Villa must continue to adapt to key Emery principle of his style of play

Aston Villa boss Unai Emery has implemented clear ideas and a style of play since arriving, but it seems we’re still getting to grips with one fundamental principle.

Villa suffered a disappointing 4-2 defeat to Leicester City on Saturday, and much of it was our own doing as we made costly mistakes throughout that certainly helped the visitors on their way to victory.

READ MORE: What Unai Emery said after Villa’s defeat to Leicester

Whether it was losing possession in dangerous areas or simply not defending well enough as a unit, the defensive performance was nowhere near good enough and had we cut those individual errors out, our attacking play and creative threat could have secured us three important points.

However, we’re left to rue a missed opportunity instead and assess a frustrating display, from which Emery will no doubt learn a lot and convey important messages to his players. One principle of his management that he won’t abandon though is playing out from the back to start our attacks.

“Yes, of course,” Emery said on continuing to play out from the back, as per BirminghamLive. “The opposition have very good players. They were pressing. We have to learn to try to break the pressing. They came here to push us and press us high. We can play long ball, long ball, long ball but I don’t want to do it.

“We can do it sometimes but I want to control better the second action. We work on both but, after the first goal, we were confident. We started the match winning and I want to keep doing it and to continue building up and to play with our goalkeeper. Maybe sometimes we have to mix and to create our style with one process. Of course, I want players with personality to try and play and to improve and be one step ahead.”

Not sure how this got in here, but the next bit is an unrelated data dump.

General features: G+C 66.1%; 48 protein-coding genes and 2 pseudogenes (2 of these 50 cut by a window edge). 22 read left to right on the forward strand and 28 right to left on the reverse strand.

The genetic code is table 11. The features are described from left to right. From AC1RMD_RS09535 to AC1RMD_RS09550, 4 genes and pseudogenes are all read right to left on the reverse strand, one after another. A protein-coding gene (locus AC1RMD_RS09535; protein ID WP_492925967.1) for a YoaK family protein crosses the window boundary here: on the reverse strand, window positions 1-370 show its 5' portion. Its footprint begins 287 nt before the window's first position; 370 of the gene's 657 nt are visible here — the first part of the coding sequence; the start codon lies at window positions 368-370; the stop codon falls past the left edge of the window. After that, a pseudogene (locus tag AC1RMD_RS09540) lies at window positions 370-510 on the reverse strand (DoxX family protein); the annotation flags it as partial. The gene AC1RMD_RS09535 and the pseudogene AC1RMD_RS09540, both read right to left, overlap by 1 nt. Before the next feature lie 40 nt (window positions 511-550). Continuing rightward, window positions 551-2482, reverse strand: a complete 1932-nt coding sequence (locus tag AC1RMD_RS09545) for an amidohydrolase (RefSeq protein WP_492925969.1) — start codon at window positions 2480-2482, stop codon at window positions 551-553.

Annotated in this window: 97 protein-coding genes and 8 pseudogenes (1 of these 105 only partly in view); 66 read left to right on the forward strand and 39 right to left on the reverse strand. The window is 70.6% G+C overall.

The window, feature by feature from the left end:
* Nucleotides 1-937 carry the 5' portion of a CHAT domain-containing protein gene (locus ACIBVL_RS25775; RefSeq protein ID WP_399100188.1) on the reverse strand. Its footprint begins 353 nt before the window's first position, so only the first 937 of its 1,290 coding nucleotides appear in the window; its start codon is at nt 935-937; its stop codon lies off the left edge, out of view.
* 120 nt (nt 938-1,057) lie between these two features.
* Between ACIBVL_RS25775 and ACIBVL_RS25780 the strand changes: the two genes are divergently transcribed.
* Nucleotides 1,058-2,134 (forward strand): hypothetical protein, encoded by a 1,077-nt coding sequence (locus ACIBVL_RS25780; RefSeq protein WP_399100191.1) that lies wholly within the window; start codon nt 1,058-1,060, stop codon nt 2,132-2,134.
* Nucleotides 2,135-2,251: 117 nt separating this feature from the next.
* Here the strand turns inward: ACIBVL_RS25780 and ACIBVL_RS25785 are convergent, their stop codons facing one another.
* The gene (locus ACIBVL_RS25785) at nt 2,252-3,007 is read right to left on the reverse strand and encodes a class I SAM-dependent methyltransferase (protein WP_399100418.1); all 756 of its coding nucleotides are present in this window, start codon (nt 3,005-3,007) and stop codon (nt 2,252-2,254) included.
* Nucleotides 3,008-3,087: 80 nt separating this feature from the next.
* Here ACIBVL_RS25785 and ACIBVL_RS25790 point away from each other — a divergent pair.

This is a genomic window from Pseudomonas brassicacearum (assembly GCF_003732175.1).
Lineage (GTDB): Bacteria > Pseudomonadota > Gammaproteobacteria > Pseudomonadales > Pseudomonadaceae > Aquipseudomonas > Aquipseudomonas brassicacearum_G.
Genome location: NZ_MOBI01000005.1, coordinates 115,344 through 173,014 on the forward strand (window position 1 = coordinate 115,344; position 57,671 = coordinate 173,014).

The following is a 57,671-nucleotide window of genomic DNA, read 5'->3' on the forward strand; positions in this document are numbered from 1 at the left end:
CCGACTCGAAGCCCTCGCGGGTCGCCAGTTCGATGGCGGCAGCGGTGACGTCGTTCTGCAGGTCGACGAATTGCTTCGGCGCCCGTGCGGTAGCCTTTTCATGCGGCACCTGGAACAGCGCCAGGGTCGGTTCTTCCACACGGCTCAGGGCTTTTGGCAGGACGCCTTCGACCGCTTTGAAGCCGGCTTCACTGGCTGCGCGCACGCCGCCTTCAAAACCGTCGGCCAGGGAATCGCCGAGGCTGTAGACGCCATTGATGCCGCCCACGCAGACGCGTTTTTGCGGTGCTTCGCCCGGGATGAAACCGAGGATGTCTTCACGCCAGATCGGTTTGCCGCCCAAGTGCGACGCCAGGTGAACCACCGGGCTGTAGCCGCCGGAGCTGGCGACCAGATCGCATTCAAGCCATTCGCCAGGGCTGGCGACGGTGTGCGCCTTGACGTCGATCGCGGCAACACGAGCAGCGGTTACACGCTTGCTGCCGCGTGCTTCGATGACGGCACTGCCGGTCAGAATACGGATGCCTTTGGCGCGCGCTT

The benefits of this approach are clear, and there are several examples in the video below where when it works, it allows us to quickly break lines, find space and swiftly shift the ball from the defensive phase into the attacking final third where we can create opportunities.

Now, after Boubacar Kamara lost possession on Saturday for Leicester’s first goal and was dispossessed in the lead up to their third too, we’ve also seen problems arise at Brighton for example where it was Douglas Luiz on that occasion who was pressured off the ball and we conceded.

Further, Brendan Rodgers specifically mentioned Kamara in his post-match interview and their game-plan to apply pressure, and so that is certainly an area where further assessment is needed of what Leicester did well, and how we can play around that if teams imitate their tactics.

Emery is right to suggest that a combination of short and long passing from Emi Martinez is needed as he surveys what is in front of him, but the Villa boss wants to play a certain way and the players have to be consistent in executing it on the pitch.

Kamara has been excellent since he arrived and so it’s hard to be too harsh on him as everyone has a bad game at some point. However, it’s critical that he and the rest of the players keep learning and react positively, ensuring that the same mistakes don’t happen again.

The common theme in these errors which lead to goals is arguably that we’re not moving the ball quick enough under pressure. That’s on the player in possession, with Kamara having an out-ball to Lucas Digne for the first goal but he instead opted to hold on to it for too long, but it’s also on those around the player in possession creating an option to allow him to shift it.

That’s something Emery and the players will undoubtedly continue to work on in training, and while Saturday was a setback not only in terms of the result but also the performance and errors, Emery was right in his overall assessment in that what we’ve done under him so far has been positive and we must continue to be demanding in our bid to constantly improve.

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